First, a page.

Simon Calder: The man who pays his way

How posting a pound could rescue Ryanair from oblivion
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The Independent Travel

Pensioners are queuing up to buy postal orders, students are emptying their scant bank accounts and airport staff at Stansted are handing around the hat asking passengers to organise a Laker-style bail out for that nice Michael O'Leary.

I've gladly sent the Ryanair rescue fund my £1 (plus taxes, fees, charges and wheelchair levy) to the Chief Executive, Ryanair, Dublin Airport, Republic of Ireland. How could that beastly European Commission fine the airline boss £3m, when he has been trying to spread joy and cheap flights across Europe? And the poor chap has a young bride to support.

Ryanair was this week punished for pushing its luck when setting up a deal with the airport at Charleroi, south of Brussels, that involved Belgian taxpayers not simply forgoing the normal landing charges but also stumping up for the airline's office equipment and hotel bills.

"This won't affect rich people, it will affect ordinary people", says Mr O'Leary. "We stand on the threshold of European integration, but today's decision is a disaster - it's reversing 20 years of progress in low-cost aviation."

"He's furious because he hates competition", counters Mark Watts MEP, who speaks on transport for the Labour group in the European Parliament. "Why should just Ryanair bully its way into these regional airports with cosy sweetheart stitch-up deals?"

Mr Watts says the new deal will mean "lower fares and more flights". Yet it looks to me that the European Commission has spent two years and millions of euros on its investigations, the effect of which will be higher fares and fewer flights. But then I do not move in the same illustrious travel circles as Mr Watts. MEPs, he tells me, are given a flat rate of "four or five hundred pounds" each time they travel to the parliament in Brussels or Strasbourg. To qualify for such generous reimbursement, our elected representatives need only show a used boarding pass, even if the sum shown is only a fraction of the allowance. Now that's what I call state aid. (To his credit, Mr Watts is pushing for the radical step of MEPs reclaiming only what they actually spend on travel.)

Mr O'Leary might not fare well in a job interview for Ireland's diplomatic corps, and is said to have antagonised a number of senior figures in Brussels. Yet for the European Commission to persecute an airline that has rescued a depressed area of Belgium from economic oblivion strikes me as a strange fight to pick. In terms of fair competition, much else is rotten with European aviation.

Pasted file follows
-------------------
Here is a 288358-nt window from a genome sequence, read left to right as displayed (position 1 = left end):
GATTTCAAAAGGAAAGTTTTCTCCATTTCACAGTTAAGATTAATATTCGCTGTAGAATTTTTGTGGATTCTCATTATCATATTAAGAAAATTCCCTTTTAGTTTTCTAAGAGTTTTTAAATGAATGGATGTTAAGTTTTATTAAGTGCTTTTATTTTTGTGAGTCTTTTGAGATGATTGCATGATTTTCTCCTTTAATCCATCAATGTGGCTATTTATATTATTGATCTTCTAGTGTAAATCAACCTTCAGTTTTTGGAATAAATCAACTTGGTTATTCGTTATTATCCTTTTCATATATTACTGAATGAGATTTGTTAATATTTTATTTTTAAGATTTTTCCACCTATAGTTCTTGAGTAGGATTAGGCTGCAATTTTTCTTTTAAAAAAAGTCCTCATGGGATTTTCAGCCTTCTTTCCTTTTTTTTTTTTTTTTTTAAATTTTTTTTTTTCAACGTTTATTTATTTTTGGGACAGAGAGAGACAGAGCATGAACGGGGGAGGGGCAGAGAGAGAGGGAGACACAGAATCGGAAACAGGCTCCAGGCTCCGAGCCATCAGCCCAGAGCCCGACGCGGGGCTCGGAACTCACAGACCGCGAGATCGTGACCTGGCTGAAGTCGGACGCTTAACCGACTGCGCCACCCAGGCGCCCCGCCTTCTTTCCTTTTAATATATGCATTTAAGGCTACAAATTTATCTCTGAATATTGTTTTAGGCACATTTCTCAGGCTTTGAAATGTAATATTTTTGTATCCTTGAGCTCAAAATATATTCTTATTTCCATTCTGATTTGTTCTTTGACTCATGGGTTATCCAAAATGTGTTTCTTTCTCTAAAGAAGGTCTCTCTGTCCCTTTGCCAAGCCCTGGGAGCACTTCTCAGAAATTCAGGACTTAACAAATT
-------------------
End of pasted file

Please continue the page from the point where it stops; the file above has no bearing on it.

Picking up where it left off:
Why, for example, should a leading UK airline, BMI, not be able to fly consumers between London and America? And what possible justification is there for excluding major US airlines such as Continental, Delta and Northwest from Europe's prime gateway, Heathrow?

At least we have a thriving domestic aviation market in Britain, with British Airways and BMI competing with easyJet, FlyBE, Ryanair and others to offer low fares. I remain mystified why France does not. This nation is twice the size of the UK, with the same population. Sure, it has a formidable rail network that renders aviation obsolete on routes such as Paris to Lyon. But anyone travelling from the capital to Toulouse or Strasbourg faces a long train journey; when Mr Watts attends parliamentary sessions at the Rhine city, he takes Eurostar to Paris and flies the rest of the way.

A year ago yesterday, Air Lib went bust - bringing to an end France's most substantial venture in no-frills flying. The collapse should have provided the chance for easyJet, a well-run and profitable company, to expand its high-frequency, low-cost operation for the benefit of French domestic travellers. Yet most of Air Lib's precious slots at Orly airport in Paris ended up in the hands of Air France.

Strange.

Loyola de Palacio, whose extravagant name sounds like an upmarket hotel in Madrid, is Europe's transport commissioner. Ruling against Ryanair on Tuesday, she made it sound as though the provision of state aid to benefit travellers was an outrage to the long-suffering taxpayers of Europe. Well, chaps, I'm afraid to say that state aid has been a feature of travelling life for decades, and long may it continue.

Each time you board a Eurostar train or a Transmanche ferry, you are enjoying a subsidy from the French taxpayer. France believes that it is worthwhile pumping money into transport in order to boost jobs and enhance regional economies. So do we: last year our government gave the rail network around £4bn. One billion train journeys were made. You do not need Michael O'Leary's business acumen to calculate that every trip was subsidised by an average of £4.

Travellers to or within Scotland are lavished with cash. If you study the accounts of the fine ferry operator, Caledonian MacBrayne, you will notice a figure for "deficit grant per passenger" of £3.87. Yes, that's the amount the Scottish Executive puts towards your voyage. Indeed, CalMac's earnings cover only 70 per cent of its costs.

In the air, the benevolence is even greater. Highlands and Islands Airports Ltd, which runs Inverness and other far-flung Scottish airports, was paid £24m in state aid last year. Fewer than a million people used the airports, each subsidised by a whopping £28.

Londoners should not whine about the rest of Britain getting stacks of cash. The capital has the majority of National Museums, which between them received £447m in subsidy. With around 50m visits, that works out as a generous £9 per person - which, incidentally, is the average profit Michael O'Leary makes on each Ryanair passenger.

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